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Saturday, January 30, 2016

New Artworks Unveiled at Sally Fox Conference Center

Posted By on Sat, Jan 30, 2016 at 7:21 PM

The new State Office Complex in Waterbury was packed to the brim Friday night for the dedication of the Sally Fox Conference Center and the unveiling of three new artworks. Katharine Montstream's quadtych was commissioned by the late senator's husband, Sen. Michael Sirotkin (D-Chittenden). Sarah-Lee Terrat's massive mural and Gordon Auchincloss' outdoor sculpture were commissioned by the Vermont Arts Council through the Art in State Buildings program. 
The building, which opened its doors in mid-December, houses employees of the Agency of Human Services. It's fitting that the conference center bears Fox's name: She is remembered by many for her dedication to those in need, whether they were struggling with mental illness, poverty, disability or incarceration. 

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Friday, January 29, 2016

Special Collections: Brian Collier's Teeny Tiny Things

Posted By on Fri, Jan 29, 2016 at 8:25 AM

Three of Collier's Very Small Objects - COURTESY OF BRIAN COLLIER
  • Courtesy of Brian Collier
  • Three of Collier's Very Small Objects
Sloane Hall is empty, and mostly unlit, when I go to meet Brian Collier, an art professor who has taught at Saint Michael's College since 2011. I follow signs with arrows taped to the wall, up stairs and winding corners to his office, a spacious studio whose details I have trouble noticing due to the gravitational pull of "Very Small Objects." 

Vials and more vials sit on a wooden table, some with price-tag labels tied to them and others without, and inside each is a single, very tiny object. "I don't know many artists who don't have some kind of collection of something," Collier says. The difference with Collier, however, is that the process of collecting — and tweaking the collecting process' more formal trappings — is itself the art.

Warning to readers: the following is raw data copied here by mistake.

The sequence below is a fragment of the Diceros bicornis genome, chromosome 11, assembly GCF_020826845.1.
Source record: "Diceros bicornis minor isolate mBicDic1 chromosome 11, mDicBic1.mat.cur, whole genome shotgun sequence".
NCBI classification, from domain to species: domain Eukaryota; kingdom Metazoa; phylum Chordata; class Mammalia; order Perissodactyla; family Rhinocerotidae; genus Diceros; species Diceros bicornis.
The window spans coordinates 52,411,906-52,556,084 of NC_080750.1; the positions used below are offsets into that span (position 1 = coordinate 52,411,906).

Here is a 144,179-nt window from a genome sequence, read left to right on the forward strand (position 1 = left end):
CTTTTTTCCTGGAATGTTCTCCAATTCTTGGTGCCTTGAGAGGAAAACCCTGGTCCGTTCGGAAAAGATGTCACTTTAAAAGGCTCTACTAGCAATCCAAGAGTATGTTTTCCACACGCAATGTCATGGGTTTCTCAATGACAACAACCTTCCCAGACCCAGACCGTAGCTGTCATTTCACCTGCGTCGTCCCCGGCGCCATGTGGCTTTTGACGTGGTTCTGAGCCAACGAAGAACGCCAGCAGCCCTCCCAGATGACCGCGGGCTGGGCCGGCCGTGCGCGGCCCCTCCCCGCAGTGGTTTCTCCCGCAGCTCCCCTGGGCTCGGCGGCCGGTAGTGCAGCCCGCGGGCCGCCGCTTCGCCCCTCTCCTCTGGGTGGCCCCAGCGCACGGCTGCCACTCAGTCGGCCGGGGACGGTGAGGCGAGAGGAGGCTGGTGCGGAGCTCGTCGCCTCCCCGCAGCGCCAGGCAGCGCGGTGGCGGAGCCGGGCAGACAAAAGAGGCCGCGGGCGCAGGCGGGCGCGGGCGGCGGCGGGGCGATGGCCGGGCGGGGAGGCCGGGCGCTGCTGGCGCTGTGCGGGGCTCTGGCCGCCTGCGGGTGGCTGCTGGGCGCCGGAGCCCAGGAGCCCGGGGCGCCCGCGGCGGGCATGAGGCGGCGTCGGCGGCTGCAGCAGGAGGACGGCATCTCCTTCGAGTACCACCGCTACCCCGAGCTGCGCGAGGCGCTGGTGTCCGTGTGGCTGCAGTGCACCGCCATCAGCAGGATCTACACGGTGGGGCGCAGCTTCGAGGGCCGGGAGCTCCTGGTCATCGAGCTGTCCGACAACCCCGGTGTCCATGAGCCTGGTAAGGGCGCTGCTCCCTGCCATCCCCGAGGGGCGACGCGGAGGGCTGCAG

Very Small Objects is an ongoing project of Collier's. He identifies himself as a re-naturalist. "I've always been really interested in the history of natural history," he says, noting "the level of subjectivity in the invention of classification systems." It probably doesn't hurt that Collier's grandfather was a watch repairman. 

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Thursday, January 28, 2016

Bernie Sanders
BTV Musicians Honor Bernie With 'This Land Is Your Land'

Posted By on Thu, Jan 28, 2016 at 5:10 PM

R to L: Dwight Ritcher, Nicole Nelson, Kelly Ravin, Kat Wright, Brett Hughes, Francesca Blanchard, Marie Claire Johnson, Stephanie Lynn Heaghney
  • R to L: Dwight Ritcher, Nicole Nelson, Kelly Ravin, Kat Wright, Brett Hughes, Francesca Blanchard, Marie Claire Johnson, Stephanie Lynn Heaghney
As anyone who has heard his 1987 folk album We Shall Overcome knows, singing ain't exactly Sen. Bernie Sanders' (I-Vt.) strong suit. Fortunately, he's got some tremendously talented constituents in his hometown who can lend his message a slightly less gruff and agitated voice.

Recently, an all-star collection of local Bernie-rooting singers and musicians joined forces at Burlington's Signal Kitchen, "We Are the World" style, to do exactly that, recording a soulful, gospel-inspired rendition of Sanders' favorite song, Woody Guthrie's iconic "This Land Is Your Land."

The band is a veritable who's who of local talent, including vocalists Dwight & Nicole, Francesca Blanchard, Marie Claire Johnson, Smooth Antics' Stephanie Lynn Heaghney, Waylon Speed's Kelly Ravin and Kat Wright. Several members of Wright's band, the Indomitable Soul Band, turn up, too. Among these are Josh Weinstein (bass), Ezra Oklan (drums), Bob Wagner (guitar) and Shane Hardiman (keys).

Rounding out the group are guitarists Lowell Thompson and Brett Hughes, the latter of whom organized the supergroup session with Wright and Bernie staffer Luis Calderin. Here's Hughes on how the project came together: 

During many conversations with Luis Calderin, Bernie's Arts & Culture and Youth Vote coordinator, we discussed trying to build interest and participation in the campaign process around music and musicians, both from the local scene and nationally. He really wanted a version of "This Land Is Your Land" that felt like it was both updated and classic, and asked if Kat Wright and I could put together a version and pull in the musical community for a recording. The version that emerged came out of thinking about where the country is at the moment, and where we hope to see it moving toward. We wanted to add texture and dynamics as the song progresses, in the way that more people joining a movement add their voices and their energy.  
If the apex of Bernie's movement is anywhere near as dynamic and moving as the climactic end of this tune — particularly the jaw-dropping interplay between Wright and Nelson — it would bode awfully well for his presidential hopes. Check it out:    

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Wednesday, January 27, 2016